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Speech Intelligibility Analysis of Sound-Modulated Laser Signal Countermeasures

Booth Id:

Physics and Astronomy


Finalist Names:
Shah, Sharmi (School: Colonia High School)

Surveillance devices using laser beams to detect sound are a security threat. The goal of this research was to quantify the ability of irregular transparent treatments to mask reflected modulated laser signals carrying human speech while ensuring good image quality. A laser, modulated by a recording of speech, was reflected off glass slides treated with materials that increased diffuse scattering. A photovoltaic receiver demodulated voice signals and a speech recognition software analyzed spoken words as a test of signal viability. An improved system for detecting vibration was explored to evaluate the masking effects. Clarity and transmission through treatments were assessed to ensure that treatments would mimic a window’s attribute of transparency. In speech recognition tests, silica nanoparticle-epoxy resin treatment reduced words recognized to 47% compared to 100% for the control (p<0.0001). A polydimethylsiloxane(PDMS) and silica nanoparticle-dimethylsiloxane(DMS) treatment produced least intelligibility with 0% words recognized (p<0.0001). Transmission measurements at various wavelengths were analyzed spectrophotometrically and suggested that treatments did not reduce transmitted intensity significantly compared to the control. Clarity measurements were performed by comparing random pixel luminosities when a test image was viewed through the control and treated slides at various distances. All treatments except PDMS, which had a high average pixel luminosity of 77.2 lum, had low pixel luminosities and therefore preferred clarity. Overall, results suggest silica nanoparticle-DMS may offer a method of limiting intelligibility of laser-detected voice signals in near-specular reflection, while sufficiently maintaining both transmission throughput and image clarity.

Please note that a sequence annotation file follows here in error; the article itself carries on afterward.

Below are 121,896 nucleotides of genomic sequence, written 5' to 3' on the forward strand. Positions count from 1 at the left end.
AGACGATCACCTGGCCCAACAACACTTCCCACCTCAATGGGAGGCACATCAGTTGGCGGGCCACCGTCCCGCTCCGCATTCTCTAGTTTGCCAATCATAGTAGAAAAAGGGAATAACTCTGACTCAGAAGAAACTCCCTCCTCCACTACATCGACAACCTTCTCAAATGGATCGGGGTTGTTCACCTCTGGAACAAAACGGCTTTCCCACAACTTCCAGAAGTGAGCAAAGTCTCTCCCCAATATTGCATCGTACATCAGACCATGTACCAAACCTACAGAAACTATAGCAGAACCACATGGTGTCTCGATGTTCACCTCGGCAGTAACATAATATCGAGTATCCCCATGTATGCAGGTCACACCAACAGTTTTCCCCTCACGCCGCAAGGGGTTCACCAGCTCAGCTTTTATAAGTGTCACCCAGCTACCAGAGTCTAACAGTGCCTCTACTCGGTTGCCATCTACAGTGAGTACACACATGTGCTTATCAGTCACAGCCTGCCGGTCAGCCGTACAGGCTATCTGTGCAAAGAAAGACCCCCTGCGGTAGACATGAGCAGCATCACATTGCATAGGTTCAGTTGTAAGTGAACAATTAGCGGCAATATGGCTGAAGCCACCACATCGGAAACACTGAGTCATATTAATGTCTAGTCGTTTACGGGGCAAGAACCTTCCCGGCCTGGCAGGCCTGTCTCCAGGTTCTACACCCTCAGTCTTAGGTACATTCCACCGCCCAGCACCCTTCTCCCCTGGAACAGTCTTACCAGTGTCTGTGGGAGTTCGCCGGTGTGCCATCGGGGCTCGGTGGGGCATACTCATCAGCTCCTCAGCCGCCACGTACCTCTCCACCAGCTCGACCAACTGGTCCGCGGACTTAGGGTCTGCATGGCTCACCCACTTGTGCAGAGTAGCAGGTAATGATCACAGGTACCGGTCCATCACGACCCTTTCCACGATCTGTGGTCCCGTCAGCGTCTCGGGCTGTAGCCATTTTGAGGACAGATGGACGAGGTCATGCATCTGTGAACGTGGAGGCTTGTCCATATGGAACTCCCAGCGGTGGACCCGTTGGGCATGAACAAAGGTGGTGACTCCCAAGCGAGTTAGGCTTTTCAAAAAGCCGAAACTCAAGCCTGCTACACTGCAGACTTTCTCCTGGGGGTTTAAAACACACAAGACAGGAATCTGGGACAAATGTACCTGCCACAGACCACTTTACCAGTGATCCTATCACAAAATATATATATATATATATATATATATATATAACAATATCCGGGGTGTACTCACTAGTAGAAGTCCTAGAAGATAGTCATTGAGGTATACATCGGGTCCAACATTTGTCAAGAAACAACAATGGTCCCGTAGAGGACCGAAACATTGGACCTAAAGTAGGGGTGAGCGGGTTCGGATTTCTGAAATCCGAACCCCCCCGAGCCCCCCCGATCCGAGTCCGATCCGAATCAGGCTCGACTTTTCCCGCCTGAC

Awards Won:
Air Force Research Laboratory on behalf of the United States Air Force: First Award of $750 in each Intel ISEF Category
National Security Agency Research Directorate : First Place Award "Physical Science" $1000
Acoustical Society of America: Second Award of $1000, plus students School will be awarded $100 and Mentor awarded $250.
Fourth Award of $500